BusinessWeek asked business undergrads to tell us about their favorite professors. Here is another installment in the series
Assistant Professor Anne Anderson starts out the semester with a snapshot. The popular Lehigh University finance instructor takes a picture of each new student with his or her nameplate, giving herself a two-week deadline to learn every name.
Lehigh University College of Business & Economics
She is equally committed to getting to know her students on a personal basis. "Every time I walk into the office, she asks about how I'm doing and wants to know about me and how my life is," says junior Megan Duesing. In 2005 students rewarded this dedication by presenting Anderson with the Lehigh Junior Award for Distinguished Teaching.
Anderson came to teaching later than most. "My background is one of those winding roads," says Anderson, a West Point graduate and former U.S. Army 1st Lieutenant, of her nontraditional path into academia. Despite an interest in teaching dating back to her West Point years, it was only after four and a half years in the Army and five years as an engineer at Atlanta-based Lanier Clothes that the pieces finally fell into place.
When asked to train factory workers on new procedures in the manufacturing plant, "the teaching bug came back," says Anderson, who left Atlanta soon after to pursue an MBA at the University of Tulsa. This was followed by a PhD from the University of Arizona, and her most recent move to Lehigh, where she has just completed her third year of teaching.
Anderson, whose corporate financial policy course is a requirement for finance majors, tries to bring a real-world approach to the classroom. This includes regularly beginning class periods quizzing students on current events with finance components and also assigning Jim Collins' Good to Great as required reading. Students then apply the standards from the book to companies such as Nike [NKE] to determine whether they're good or great.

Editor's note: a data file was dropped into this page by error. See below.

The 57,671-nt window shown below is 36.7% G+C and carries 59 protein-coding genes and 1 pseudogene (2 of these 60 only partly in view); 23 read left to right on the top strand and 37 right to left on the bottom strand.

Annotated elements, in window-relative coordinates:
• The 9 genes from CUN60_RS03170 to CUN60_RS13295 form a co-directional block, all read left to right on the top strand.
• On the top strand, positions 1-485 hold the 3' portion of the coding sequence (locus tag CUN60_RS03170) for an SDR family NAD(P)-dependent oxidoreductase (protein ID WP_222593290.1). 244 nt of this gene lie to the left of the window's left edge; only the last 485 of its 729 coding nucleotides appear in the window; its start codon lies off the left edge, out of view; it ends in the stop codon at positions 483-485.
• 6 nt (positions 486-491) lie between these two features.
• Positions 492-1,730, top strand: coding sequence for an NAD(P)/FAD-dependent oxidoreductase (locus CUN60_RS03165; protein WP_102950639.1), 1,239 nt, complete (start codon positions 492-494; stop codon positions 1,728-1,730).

Numerous students also praise the three group projects over the semester as the highlight of the course. Throughout the semester, teams of four collaborate to provide financial ratio, capital structure, and dividend policy analysis for companies like Hershey (HSY).
Junior Eric Brandt says Anderson's ability to discuss finance in terms of broader business implications is integral to giving the project big-picture relevance and keeping students engaged. "With our projects, some of the paper was focused on the numbers," says Brandt. "But the majority of it was concerned with: Why is it the way it is, and how would you go about changing that?"
Anderson may be supportive but she's hardly a pushover. The West Point graduate also places a high priority on discipline and responsibility: She gives pop quizzes when students fail to do homework and deducts points from papers that aren't turned in at the beginning of class. "You play like you practice," says the former basketball player. "When you leave here and the boardroom meeting starts at 10 and you stroll in at 10:15 because you're in the copy room, your boss is going to wonder."
Many survey respondents expressed an appreciation for Anderson's methods. "She is very tough, but makes class so interesting," notes one survey respondent. "She makes the learning fun, while applying it to real-life situations."
Next year Anderson will add a graduate course to her teaching duties. The busy prof also has academic research under way on international companies and corporate governance, restricted shares, and socially responsible investing. And there may just be a little bit of lieutenant left in the impressive multitasker and early riser: By 5:30 a.m. Anderson is already responding to student e-mails, and she arrives in the office around 7.
By serving as a role model for students who want this kind of discipline in their own lives, and letting them know she has their best interests in mind, it's mission accomplished for Lehigh's most popular military/engineering/teaching veteran.